DD is defined as, “(1) any explosive, incendiary, or poison gas (A) bomb, (B) grenade, (C) rocket having a propellant charge of more than four ounces, (D) missile having an explosive or incendiary charge of more than one-quarter ounce, (E) mine, or (F) similar device; (2) any type of weapon by whatever name known which will, or which may be readily converted to, expel a projectile by the action of an explosive or other propellant, the barrel or barrels of which have a bore of more than one-half inch in diameter, except a shotgun or shotgun shell which the Secretary finds is generally recognized as particularly suitable for sporting purposes; and (3) any combination of parts either designed or intended for use in converting any device into a destructive device as defined in subparagraphs (1) and (2) and from which a destructive device may be readily assembled.”[13]

In 1994, the BATFE ruled that non-sporting use shotguns were DDs, and thus, proclaimed the USAS-12, Striker-12, and Streetsweeper shotguns, DDs.
[14] DDs, specifically explosive devices, may be cause for alarm, since the BATFE has prosecuted individuals for having smoke grenades,[15] ground burst projectile simulators,[16] firecrackers,[17] and flashbangs.[18]

However, these should, and in many cases did, fall under the exception of “any device which is neither designed nor redesigned for use as a weapon.”
[19] As Mr. Halbrook States, “There are numerous ordinary household products which, if assembled or intended to be assembled, may be destructive devices. While gasoline, bottles, and rags all may be legally possessed, their combination into the type of home-made incendiary bomb commonly known as a Molotov cocktail creates a destructive device.”[20]

As is readily apparent, the issues of
SBRs, AOWs, Suppressors, and DDs, in estates, are cause for concern, for any attorney. Surely, very few, if any, estate attorneys check a cane or pen of the decedent, but such could constitute malpractice, and one’s client being imprisoned and fined.

My grandfather, an 88 year old attorney, stated, "I have never come across any machineguns or NFA weapons in an estate."

This would be true if you are not sufficiently aware to look for them.


[1] 26 U.S.C.S. §§ 5861(d),(j); 26 U.S.C.S. § 5872; 49 U.S.C.S. §§ 781-788.

[2] 26 U.S.C.S. § 5845 (a). Furthermore, § 5845(c) states: “The term rifle means a weapon designed or redesigned, made or remade, and intended to be fired from the shoulder and designed or redesigned and made or remade to use the energy of the explosive in a fixed cartridge to fire only a single projectile through a rifled bore for each single pull of the trigger, and shall include any such weapon which may be readily restored to fire a fixed cartridge.”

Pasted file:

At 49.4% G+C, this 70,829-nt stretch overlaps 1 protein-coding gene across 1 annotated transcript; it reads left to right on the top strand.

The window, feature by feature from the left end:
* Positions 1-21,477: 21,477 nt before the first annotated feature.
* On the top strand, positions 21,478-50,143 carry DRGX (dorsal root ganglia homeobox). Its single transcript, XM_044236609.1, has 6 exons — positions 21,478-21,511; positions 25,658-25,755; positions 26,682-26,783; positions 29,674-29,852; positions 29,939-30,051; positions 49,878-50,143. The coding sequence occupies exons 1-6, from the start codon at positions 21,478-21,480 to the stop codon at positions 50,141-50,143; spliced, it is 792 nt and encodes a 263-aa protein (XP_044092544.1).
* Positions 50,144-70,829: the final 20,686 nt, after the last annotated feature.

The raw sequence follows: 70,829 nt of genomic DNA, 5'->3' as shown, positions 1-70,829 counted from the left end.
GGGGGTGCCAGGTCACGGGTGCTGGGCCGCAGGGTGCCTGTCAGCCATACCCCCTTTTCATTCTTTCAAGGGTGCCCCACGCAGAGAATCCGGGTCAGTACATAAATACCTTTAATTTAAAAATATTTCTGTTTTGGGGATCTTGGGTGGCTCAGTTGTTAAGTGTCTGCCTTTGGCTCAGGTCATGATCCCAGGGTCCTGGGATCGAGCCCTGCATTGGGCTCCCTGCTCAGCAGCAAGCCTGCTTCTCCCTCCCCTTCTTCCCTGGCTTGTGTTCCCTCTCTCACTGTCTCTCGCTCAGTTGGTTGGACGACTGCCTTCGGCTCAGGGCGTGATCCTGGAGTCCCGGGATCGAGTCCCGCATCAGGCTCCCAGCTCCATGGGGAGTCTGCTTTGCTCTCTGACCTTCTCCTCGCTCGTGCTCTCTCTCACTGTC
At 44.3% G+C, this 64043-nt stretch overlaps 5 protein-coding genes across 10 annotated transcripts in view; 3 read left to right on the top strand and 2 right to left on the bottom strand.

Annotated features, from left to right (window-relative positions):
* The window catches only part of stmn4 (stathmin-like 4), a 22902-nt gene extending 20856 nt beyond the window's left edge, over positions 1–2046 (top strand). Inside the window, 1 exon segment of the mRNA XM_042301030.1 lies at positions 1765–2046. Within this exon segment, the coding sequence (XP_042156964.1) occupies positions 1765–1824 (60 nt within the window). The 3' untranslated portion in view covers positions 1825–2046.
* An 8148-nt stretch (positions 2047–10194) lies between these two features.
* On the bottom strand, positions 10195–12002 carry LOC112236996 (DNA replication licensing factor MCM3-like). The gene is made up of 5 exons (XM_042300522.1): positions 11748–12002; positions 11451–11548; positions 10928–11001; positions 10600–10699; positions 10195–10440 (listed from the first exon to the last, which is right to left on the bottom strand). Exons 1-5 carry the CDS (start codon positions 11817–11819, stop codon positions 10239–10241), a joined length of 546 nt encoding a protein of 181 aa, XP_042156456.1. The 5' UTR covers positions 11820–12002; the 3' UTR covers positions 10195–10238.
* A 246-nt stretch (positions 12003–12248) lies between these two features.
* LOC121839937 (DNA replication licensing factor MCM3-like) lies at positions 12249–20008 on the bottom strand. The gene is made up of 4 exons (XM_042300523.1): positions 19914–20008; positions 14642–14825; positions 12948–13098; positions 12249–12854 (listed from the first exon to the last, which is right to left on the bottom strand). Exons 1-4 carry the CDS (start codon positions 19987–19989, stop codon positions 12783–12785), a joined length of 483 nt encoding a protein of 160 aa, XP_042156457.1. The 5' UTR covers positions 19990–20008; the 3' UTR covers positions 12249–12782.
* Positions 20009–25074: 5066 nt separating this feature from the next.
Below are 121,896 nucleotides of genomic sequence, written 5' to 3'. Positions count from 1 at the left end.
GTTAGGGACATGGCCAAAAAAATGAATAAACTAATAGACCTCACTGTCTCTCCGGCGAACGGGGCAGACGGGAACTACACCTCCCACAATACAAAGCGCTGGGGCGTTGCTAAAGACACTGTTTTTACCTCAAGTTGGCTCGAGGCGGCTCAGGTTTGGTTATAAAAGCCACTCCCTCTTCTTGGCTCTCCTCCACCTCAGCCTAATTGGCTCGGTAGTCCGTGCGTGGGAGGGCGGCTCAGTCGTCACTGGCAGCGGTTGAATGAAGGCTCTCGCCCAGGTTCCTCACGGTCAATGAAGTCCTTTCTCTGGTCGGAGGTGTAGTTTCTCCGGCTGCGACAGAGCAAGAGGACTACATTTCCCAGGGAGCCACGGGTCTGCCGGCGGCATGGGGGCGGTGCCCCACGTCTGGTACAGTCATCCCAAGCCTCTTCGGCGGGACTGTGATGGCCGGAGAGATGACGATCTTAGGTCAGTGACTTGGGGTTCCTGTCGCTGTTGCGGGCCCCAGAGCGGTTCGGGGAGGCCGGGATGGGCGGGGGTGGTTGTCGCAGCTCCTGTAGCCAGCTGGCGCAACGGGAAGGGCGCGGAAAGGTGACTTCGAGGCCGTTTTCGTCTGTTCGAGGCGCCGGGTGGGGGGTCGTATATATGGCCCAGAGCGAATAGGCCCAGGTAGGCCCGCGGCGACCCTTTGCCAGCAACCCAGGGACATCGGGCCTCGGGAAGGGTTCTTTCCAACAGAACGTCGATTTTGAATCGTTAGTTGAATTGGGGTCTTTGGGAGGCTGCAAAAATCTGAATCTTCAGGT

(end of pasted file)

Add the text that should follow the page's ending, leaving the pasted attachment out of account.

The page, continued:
[3] Rev. Rul. 67-424, C.B. 1967-2, 464.

[4] Id.

[5] 27 C.F.R. § 179.11 (“firearm”).

[6] See U.S. v. Zeidman, 444 F.2d 1051, 1052 (7th Cir. 1971); but, see U.S. v. Thompson/Center Arms Co., 504 U.S. 505 (1992). However, the BATFE stated that certain pistols, with shoulder stocks, were removed from the NFA. Letter from C. Michael Hoffman, Assistant Director (technical and Scientific Services), BATF, May 29, 1981, T:T:F:CHB, 7540, reproduced by Stephen Halbrook, Firearms Law Deskbook, 451-52 (Thomson/West 2007).

[7] Bryan v. U.S., 373 F.2d 403, 406 n.4, 67-1 U.S. Tax Cas. (CCH) P 15742 (5th Cir. 1967), quoting 26 C.F.R. § 179.35 (now repealed).

[8] Stephen Halbrook, Firearms Law Deskbook, 458 (Thomson/West 2007).

[9] § 5845(a); While this section refers to the Secretary (of the Treasury), this was changed by the Homeland Security Act, which transferred the BATFE from the Department of the Treasury to the Department of Justice.

[10] § 5845(a)(7).

[11] Gray v. Com., 30 Va. App. 725, 729 (1999), judgment aff’d, 260 Va. 675, 678 (2000).

[12] § 5845(a)(7). This poses an interesting problem of whether individuals need to register their soda bottles, or risk violating the NFA.

[13] § 5845(a)(8)

[14] ATF Rul. 94-1 and 94-2, ATFB 1993-94, 21-26.

[15] U.S. v. Homa, 608 F.2d 407, 209 (10th Cir. 1979).

[16] U.S. v. Dalpiaz, 527 F.2d 548, 551 (6th Cir. 1975).

[17] U.S. v. Worstine, 808 F. Supp. 663, 664 (N.D. Ind. 1992).

[18] Stephen Halbrook, Firearms Law Deskbook, 471 (Thomson/West 2007).

[19] § 5845(a)(8)

[20] Stephen Halbrook, Firearms Law Deskbook, 472 (Thomson/West 2007).

Update: 06/27/08:

See: "Right to Keep and Bear Arms: Part I", posted on this Blog.